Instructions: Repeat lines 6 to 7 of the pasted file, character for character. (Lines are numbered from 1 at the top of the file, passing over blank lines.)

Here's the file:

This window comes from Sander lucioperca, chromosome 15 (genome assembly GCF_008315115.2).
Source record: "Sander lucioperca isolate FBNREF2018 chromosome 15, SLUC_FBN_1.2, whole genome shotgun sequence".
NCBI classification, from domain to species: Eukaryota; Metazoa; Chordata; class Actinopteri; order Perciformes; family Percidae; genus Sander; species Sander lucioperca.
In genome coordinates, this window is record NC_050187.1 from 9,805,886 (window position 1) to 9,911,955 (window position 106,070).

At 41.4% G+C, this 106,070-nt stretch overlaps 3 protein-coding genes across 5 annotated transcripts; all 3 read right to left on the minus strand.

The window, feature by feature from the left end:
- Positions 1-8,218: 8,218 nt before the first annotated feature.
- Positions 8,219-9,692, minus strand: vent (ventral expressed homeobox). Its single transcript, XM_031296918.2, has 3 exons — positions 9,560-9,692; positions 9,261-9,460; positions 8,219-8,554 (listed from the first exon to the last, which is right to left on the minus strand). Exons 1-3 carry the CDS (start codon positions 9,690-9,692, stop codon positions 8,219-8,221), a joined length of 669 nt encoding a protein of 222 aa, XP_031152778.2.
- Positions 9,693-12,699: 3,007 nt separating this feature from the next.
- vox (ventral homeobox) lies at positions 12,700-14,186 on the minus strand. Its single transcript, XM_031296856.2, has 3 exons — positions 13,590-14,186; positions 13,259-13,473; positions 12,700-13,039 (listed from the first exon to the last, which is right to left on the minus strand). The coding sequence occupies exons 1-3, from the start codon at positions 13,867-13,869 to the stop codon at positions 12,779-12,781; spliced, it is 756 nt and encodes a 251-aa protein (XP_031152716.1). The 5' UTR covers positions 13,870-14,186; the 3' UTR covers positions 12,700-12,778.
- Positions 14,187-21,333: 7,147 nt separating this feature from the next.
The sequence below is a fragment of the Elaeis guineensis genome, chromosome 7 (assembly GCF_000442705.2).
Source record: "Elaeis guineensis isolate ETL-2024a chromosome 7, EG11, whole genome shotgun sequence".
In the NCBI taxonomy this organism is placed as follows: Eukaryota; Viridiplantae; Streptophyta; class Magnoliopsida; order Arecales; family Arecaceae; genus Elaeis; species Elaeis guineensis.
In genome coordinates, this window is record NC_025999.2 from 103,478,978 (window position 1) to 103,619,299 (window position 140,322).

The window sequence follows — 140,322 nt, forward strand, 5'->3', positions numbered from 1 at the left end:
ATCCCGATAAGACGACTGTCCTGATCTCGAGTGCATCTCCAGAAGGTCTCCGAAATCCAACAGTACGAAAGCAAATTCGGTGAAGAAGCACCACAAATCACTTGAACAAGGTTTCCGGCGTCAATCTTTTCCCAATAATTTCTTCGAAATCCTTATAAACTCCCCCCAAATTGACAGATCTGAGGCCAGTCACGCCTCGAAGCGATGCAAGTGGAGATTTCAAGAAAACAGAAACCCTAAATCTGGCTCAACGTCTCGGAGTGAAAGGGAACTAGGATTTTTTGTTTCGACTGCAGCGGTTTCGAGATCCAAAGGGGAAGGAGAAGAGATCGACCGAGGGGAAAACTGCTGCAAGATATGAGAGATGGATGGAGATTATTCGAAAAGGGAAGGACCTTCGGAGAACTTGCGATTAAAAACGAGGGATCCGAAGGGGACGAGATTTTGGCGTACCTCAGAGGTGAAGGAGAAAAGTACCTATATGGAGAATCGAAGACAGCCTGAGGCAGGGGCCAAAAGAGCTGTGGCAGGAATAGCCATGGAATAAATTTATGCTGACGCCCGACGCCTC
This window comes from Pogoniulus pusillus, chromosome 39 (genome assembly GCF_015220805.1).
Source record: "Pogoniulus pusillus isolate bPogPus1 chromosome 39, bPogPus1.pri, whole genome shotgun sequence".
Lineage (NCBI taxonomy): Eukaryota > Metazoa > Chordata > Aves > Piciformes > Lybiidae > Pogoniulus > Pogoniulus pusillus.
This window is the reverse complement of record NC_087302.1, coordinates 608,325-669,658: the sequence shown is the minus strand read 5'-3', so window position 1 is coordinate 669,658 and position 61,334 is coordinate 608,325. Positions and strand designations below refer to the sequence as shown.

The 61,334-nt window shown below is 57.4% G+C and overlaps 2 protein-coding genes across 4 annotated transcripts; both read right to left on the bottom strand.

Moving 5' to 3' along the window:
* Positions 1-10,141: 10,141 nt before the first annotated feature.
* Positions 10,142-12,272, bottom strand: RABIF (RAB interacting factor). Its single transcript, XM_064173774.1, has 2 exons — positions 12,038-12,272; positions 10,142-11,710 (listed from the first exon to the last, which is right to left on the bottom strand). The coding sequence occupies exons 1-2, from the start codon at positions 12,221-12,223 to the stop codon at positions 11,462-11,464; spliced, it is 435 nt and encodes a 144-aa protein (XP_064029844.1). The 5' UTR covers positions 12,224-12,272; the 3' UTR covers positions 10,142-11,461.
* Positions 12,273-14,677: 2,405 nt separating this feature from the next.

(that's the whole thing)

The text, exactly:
The window, feature by feature from the left end:
- Positions 1-8,218: 8,218 nt before the first annotated feature.